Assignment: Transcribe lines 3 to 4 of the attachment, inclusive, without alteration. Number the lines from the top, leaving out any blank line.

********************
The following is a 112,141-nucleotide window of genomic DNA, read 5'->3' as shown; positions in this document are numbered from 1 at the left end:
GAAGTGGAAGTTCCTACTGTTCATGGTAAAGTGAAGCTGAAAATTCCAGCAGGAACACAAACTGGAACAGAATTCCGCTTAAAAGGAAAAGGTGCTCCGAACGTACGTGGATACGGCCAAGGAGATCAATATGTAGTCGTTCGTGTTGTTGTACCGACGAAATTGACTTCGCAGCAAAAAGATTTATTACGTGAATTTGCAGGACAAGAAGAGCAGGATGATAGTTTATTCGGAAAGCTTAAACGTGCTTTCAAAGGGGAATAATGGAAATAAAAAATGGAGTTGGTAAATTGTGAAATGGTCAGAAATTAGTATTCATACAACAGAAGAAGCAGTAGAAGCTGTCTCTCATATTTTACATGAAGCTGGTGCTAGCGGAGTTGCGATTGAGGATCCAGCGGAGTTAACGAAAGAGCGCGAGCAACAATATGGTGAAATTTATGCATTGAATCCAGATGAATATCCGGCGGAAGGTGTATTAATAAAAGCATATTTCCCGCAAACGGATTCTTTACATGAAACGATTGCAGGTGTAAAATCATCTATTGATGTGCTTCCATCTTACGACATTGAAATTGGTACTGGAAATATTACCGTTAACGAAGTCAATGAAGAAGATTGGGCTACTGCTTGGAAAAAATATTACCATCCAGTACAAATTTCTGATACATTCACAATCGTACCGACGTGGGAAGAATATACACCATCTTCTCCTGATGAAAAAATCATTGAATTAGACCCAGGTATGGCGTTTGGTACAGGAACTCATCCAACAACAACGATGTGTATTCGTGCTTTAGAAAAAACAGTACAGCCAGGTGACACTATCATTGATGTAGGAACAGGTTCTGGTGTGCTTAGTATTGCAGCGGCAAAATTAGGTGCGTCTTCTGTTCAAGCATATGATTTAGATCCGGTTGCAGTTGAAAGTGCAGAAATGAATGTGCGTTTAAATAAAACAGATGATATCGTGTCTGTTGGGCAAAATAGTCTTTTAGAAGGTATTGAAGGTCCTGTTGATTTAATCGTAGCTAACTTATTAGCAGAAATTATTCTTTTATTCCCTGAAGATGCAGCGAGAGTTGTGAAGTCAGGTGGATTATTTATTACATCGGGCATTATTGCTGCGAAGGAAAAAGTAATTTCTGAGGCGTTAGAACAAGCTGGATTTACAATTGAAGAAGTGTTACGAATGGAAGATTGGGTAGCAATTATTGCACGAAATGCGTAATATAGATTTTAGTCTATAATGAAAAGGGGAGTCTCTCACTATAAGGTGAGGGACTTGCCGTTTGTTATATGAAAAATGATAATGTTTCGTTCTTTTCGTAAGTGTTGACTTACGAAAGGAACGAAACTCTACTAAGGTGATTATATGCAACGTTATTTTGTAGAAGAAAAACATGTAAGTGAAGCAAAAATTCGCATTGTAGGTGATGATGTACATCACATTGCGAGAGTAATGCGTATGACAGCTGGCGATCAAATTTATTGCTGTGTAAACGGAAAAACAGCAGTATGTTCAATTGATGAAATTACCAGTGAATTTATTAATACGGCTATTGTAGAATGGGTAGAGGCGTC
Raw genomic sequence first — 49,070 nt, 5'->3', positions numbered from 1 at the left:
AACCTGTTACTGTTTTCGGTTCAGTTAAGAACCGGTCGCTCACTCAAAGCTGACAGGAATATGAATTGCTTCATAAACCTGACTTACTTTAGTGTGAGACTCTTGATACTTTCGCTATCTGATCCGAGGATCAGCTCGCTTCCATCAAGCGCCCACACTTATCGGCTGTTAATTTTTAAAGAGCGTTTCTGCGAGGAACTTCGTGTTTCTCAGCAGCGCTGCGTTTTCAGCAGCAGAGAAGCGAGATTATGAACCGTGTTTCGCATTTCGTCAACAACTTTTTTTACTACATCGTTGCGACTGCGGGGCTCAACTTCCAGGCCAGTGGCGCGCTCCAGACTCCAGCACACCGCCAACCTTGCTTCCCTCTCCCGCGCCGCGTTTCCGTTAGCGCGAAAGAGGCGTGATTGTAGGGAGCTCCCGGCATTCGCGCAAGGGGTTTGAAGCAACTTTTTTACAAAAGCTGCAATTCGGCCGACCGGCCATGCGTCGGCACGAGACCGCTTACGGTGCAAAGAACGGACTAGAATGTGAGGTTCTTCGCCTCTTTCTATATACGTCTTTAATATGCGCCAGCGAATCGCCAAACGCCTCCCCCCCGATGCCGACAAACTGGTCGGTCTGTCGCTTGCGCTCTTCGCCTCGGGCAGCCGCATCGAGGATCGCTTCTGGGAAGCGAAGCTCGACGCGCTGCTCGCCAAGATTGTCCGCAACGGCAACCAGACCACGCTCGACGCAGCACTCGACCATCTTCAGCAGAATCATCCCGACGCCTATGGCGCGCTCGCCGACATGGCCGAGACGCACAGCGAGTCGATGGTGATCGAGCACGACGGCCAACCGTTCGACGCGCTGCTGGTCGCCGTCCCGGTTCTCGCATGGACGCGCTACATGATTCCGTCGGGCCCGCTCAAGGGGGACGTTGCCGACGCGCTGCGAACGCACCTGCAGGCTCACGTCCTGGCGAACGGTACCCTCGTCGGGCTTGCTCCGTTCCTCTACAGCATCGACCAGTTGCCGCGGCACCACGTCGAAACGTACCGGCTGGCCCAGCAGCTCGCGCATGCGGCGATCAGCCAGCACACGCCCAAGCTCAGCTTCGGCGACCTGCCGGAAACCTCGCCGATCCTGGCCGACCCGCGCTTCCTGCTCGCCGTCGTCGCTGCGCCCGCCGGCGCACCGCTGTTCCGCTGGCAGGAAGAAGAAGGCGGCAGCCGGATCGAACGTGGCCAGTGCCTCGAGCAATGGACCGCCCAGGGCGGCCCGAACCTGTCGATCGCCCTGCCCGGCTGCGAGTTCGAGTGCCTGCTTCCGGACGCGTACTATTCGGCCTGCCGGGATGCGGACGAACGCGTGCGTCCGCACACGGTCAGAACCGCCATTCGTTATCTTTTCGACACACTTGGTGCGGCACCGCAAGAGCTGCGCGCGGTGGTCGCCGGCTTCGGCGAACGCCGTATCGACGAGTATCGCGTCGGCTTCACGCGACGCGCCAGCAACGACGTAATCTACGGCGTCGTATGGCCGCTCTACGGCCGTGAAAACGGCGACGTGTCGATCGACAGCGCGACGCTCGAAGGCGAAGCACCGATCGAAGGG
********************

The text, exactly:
Raw genomic sequence first — 49,070 nt, 5'->3', positions numbered from 1 at the left:
AACCTGTTACTGTTTTCGGTTCAGTTAAGAACCGGTCGCTCACTCAAAGCTGACAGGAATATGAATTGCTTCATAAACCTGACTTACTTTAGTGTGAGACTCTTGATACTTTCGCTATCTGATCCGAGGATCAGCTCGCTTCCATCAAGCGCCCACACTTATCGGCTGTTAATTTTTAAAGAGCGTTTCTGCGAGGAACTTCGTGTTTCTCAGCAGCGCTGCGTTTTCAGCAGCAGAGAAGCGAGATTATGAACCGTGTTTCGCATTTCGTCAACAACTTTTTTTACTACATCGTTGCGACTGCGGGGCTCAACTTCCAGGCCAGTGGCGCGCTCCAGACTCCAGCACACCGCCAACCTTGCTTCCCTCTCCCGCGCCGCGTTTCCGTTAGCGCGAAAGAGGCGTGATTGTAGGGAGCTCCCGGCATTCGCGCAAGGGGTTTGAAGCAACTTTTTTACAAAAGCTGCAATTCGGCCGACCGGCCATGCGTCGGCACGAGACCGCTTACGGTGCAAAGAACGGACTAGAATGTGAGGTTCTTCGCCTCTTTCTATATACGTCTTTAATATGCGCCAGCGAATCGCCAAACGCCTCCCCCCCGATGCCGACAAACTGGTCGGTCTGTCGCTTGCGCTCTTCGCCTCGGGCAGCCGCATCGAGGATCGCTTCTGGGAAGCGAAGCTCGACGCGCTGCTCGCCAAGATTGTCCGCAACGGCAACCAGACCACGCTCGACGCAGCACTCGACCATCTTCAGCAGAATCATCCCGACGCCTATGGCGCGCTCGCCGACATGGCCGAGACGCACAGCGAGTCGATGGTGATCGAGCACGACGGCCAACCGTTCGACGCGCTGCTGGTCGCCGTCCCGGTTCTCGCATGGACGCGCTACATGATTCCGTCGGGCCCGCTCAAGGGGGACGTTGCCGACGCGCTGCGAACGCACCTGCAGGCTCACGTCCTGGCGAACGGTACCCTCGTCGGGCTTGCTCCGTTCCTCTACAGCATCGACCAGTTGCCGCGGCACCACGTCGAAACGTACCGGCTGGCCCAGCAGCTCGCGCATGCGGCGATCAGCCAGCACACGCCCAAGCTCAGCTTCGGCGACCTGCCGGAAACCTCGCCGATCCTGGCCGACCCGCGCTTCCTGCTCGCCGTCGTCGCTGCGCCCGCCGGCGCACCGCTGTTCCGCTGGCAGGAAGAAGAAGGCGGCAGCCGGATCGAACGTGGCCAGTGCCTCGAGCAATGGACCGCCCAGGGCGGCCCGAACCTGTCGATCGCCCTGCCCGGCTGCGAGTTCGAGTGCCTGCTTCCGGACGCGTACTATTCGGCCTGCCGGGATGCGGACGAACGCGTGCGTCCGCACACGGTCAGAACCGCCATTCGTTATCTTTTCGACACACTTGGTGCGGCACCGCAAGAGCTGCGCGCGGTGGTCGCCGGCTTCGGCGAACGCCGTATCGACGAGTATCGCGTCGGCTTCACGCGACGCGCCAGCAACGACGTAATCTACGGCGTCGTATGGCCGCTCTACGGCCGTGAAAACGGCGACGTGTCGATCGACAGCGCGACGCTCGAAGGCGAAGCACCGATCGAAGGG